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Orson Scott Card Quits Board Of National Organization for Marriage

Orson Scott Card

Orson Scott Card

Orson Scott Card is trying to do major damage control after the uproar regarding his stance over same-sex marriage and homosexuality began to threaten the upcoming movie inspired by his novel Ender’s Game. Card decided, very quietly it seems, to resign from the board of the National Organization for Marriage.

Not long ago, the novelist told Entertainment Weekly that “it will be interesting to see whether the victorious proponents of gay marriage will show tolerance towards those who disagreed with them when the issue was still in dispute.” Of course, this statement showed the tone deafness of Card not understanding that there is a difference between tolerating someone and trying to force them to not exist by constantly attacking them and trying to force them into harmful ex-gay therapy.

Simply put, if you want people to stop calling you a bigot, try stopping what you’re doing to force them to live their lives according to your religious beliefs.

Well, apparently buried in the EW print article is something that Josh Rottenberg noted. Rottenberg stated that Card “quietly stepped down from the board of the National Organization for Marriage, a group devoted to battling same-sex marriage, which he had joined in 2009.”

Card also claimed, recently, that the Windsor ruling out of the Supreme Court renders the debate over marriage equality ‘moot’, so he may no longer feel the need to participate in NOM’s mission, as Alyssa Rosenberg over at ThinkProgress notes. The reality may be that Card is now looking down the barrel of a very potent reality gun that he can’t outrun.

Card is not an overly famous author, and his Ender’s Game sounds rather derivative of the first Star Wars movie. He may even be panicking more now given that another film adaptation (R.I.P.D.) that sounds incredibly derivative of someone else’s work (Men in Black) just flopped hard in the theaters, and boycott or not, the negative press associated with Card’s views on sexuality is endangering the film’s chances of making even a small profit.

While Card is kind of famous, the fact that he isn’t overly famous means that, in this day and age, his social views could quite easily lead to the toppling of his little kingdom.



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14 Responses to Orson Scott Card Quits Board Of National Organization for Marriage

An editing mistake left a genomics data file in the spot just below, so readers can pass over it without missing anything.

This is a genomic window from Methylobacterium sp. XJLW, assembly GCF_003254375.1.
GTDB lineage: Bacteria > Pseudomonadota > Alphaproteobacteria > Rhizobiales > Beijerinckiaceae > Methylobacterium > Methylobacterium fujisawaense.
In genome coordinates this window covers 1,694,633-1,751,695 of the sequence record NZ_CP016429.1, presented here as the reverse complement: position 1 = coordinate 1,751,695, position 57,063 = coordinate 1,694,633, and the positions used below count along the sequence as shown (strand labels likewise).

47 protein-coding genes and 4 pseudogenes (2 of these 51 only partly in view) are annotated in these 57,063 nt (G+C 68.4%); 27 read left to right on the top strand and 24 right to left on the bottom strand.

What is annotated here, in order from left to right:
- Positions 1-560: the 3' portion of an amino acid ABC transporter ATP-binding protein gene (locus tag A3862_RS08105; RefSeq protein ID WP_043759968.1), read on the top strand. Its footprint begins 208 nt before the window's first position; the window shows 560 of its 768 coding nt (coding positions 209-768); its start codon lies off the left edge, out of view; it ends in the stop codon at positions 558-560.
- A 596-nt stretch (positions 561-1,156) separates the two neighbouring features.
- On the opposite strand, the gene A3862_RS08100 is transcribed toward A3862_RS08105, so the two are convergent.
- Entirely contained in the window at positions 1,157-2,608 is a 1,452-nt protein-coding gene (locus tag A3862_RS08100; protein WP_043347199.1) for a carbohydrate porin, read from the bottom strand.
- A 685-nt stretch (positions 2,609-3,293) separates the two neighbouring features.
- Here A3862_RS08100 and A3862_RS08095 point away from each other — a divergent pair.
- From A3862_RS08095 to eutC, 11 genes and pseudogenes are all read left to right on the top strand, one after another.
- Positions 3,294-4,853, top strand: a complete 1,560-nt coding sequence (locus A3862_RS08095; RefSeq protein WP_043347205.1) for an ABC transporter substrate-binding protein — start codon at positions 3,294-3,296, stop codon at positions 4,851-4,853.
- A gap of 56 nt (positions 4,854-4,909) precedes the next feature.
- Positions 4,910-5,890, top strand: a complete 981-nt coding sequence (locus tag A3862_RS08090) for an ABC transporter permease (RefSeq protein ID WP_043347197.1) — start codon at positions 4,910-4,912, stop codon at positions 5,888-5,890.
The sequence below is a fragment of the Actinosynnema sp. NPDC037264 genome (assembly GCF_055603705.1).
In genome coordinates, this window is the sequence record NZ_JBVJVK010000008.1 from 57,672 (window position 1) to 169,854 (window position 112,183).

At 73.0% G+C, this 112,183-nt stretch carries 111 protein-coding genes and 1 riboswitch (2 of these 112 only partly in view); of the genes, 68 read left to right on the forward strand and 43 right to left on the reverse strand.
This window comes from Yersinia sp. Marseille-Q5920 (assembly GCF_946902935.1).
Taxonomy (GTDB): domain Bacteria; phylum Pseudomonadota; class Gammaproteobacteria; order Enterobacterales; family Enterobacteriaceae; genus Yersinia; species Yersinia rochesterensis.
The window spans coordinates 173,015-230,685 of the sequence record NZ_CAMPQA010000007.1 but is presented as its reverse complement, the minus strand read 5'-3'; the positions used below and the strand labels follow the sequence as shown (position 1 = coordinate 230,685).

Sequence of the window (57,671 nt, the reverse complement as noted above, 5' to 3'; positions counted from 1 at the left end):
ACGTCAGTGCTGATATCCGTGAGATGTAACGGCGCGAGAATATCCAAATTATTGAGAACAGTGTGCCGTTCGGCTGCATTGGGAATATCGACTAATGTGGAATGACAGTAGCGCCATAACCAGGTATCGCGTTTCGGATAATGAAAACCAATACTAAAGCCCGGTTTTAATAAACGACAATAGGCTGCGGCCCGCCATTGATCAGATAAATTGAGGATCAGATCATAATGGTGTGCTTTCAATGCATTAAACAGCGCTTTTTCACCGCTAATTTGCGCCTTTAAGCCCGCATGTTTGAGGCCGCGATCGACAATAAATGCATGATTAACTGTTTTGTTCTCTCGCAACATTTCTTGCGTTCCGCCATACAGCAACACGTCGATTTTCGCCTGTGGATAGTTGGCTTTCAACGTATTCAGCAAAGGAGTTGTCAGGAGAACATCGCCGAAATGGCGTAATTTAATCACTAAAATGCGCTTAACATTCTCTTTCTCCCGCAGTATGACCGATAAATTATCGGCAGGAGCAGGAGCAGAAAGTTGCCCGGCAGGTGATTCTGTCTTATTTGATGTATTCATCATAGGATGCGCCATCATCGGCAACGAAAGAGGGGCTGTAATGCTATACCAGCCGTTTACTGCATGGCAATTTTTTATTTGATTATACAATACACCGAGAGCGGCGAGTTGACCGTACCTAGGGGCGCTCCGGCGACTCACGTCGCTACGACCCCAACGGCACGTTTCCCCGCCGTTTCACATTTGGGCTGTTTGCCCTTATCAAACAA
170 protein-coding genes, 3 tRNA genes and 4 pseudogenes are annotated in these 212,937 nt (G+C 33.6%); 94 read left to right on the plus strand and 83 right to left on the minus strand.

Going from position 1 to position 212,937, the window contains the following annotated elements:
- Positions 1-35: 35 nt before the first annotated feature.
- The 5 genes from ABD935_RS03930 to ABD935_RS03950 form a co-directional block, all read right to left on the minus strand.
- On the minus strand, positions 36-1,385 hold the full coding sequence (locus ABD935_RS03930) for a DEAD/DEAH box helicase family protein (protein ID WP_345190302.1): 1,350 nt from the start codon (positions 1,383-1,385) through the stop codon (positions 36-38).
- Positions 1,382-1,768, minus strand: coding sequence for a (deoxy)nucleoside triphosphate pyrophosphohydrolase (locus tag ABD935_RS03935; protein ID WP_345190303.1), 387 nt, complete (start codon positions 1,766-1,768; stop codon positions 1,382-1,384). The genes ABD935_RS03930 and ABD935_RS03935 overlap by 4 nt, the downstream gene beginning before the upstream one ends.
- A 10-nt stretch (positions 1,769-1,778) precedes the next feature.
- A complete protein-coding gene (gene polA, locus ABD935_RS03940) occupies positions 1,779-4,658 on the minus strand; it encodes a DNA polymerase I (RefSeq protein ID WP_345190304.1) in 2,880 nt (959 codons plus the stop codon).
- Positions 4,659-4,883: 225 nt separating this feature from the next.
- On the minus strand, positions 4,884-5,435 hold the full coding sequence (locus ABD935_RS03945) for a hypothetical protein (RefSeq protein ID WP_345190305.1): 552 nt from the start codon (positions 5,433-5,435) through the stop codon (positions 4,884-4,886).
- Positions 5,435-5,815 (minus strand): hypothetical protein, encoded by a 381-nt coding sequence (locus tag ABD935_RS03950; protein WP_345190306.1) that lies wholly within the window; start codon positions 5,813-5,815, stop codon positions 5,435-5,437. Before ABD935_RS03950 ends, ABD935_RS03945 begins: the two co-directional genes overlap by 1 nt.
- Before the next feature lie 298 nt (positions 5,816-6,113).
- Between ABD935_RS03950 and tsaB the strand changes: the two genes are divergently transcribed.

1. Tamist

    August 8, 2013 at 4:48 pm

    “This takes place primarily in space? It MUST be like Star Wars because there is only one possible story that you could tell that takes place in space.”

    What else do you judge without knowing anything about?

    • Bridgette P. LaVictoire

      August 8, 2013 at 4:59 pm

      The explanation that I have had about this novel is this- A race of space bugs (Starship Troopers) invade and nearly wipe out humanity (War of the Worlds). The remaining humans come up with a super weapon that could kill off the bugs, but are too ethical to use it, but they aren’t too ethical to breed sociopathic children with superior traits to do their fighting (Think Khan as a child or Red Skull from Captain America). The fate of humanity rests with this child called Ender who has special talents (kind of like Luke Skywalker being the last Jedi). He doesn’t have the morals or ethics of his elders (which given that they are creating child sociopaths is a bit of a stretch). He realizes that there’s no up or down in Zero G (Something that seems to be well known by just about every sci-fi reader and gamer out there).

      And it’s all written in a style that seems devoid of any emotion, description, or urgency.

      And still people can’t explain to me why this novel is so great.

  2. Tamist

    August 8, 2013 at 4:46 pm

    Also if you knew anything about the Sci Fi community, you’d know that OSC is actually super famous and well known – and “Ender’s Game” is considered one of the best and most famous modern Sci Fi classics. They even assigned it in my middle school to read. How many other books written after 1950 can you say that about?

  3. Tamist

    August 8, 2013 at 4:44 pm

    I’m not a OSC fan – ONLY because of his views on homosexuality. He’s a super talented author that has unfortunate social views, which he unfortunately donates his money to support. That being said – mostly the reason I’m posting is the same reason the other person posted. Your article is fine except that you obviously don’t know what you are talking about regarding Ender’s Game. Perhaps you should read the book before judging it? I’ve read the back of the book several times (as well as reading the entirety of every book in the entire series) and the back of makes it sound NOTHING like Star Wars, which makes sense since it IS nothing like Star Wars. Have you even seen that movie? Maybe you shouldn’t be commenting at all on Sci Fi if you can’t tell the difference because they aren’t even remotely similar. Sci Fi fans are hardcore, so be careful before you make ignorant statements without familiarizing yourself with the projects we love. Otherwise your just going to get a lot of angry nerds, like me.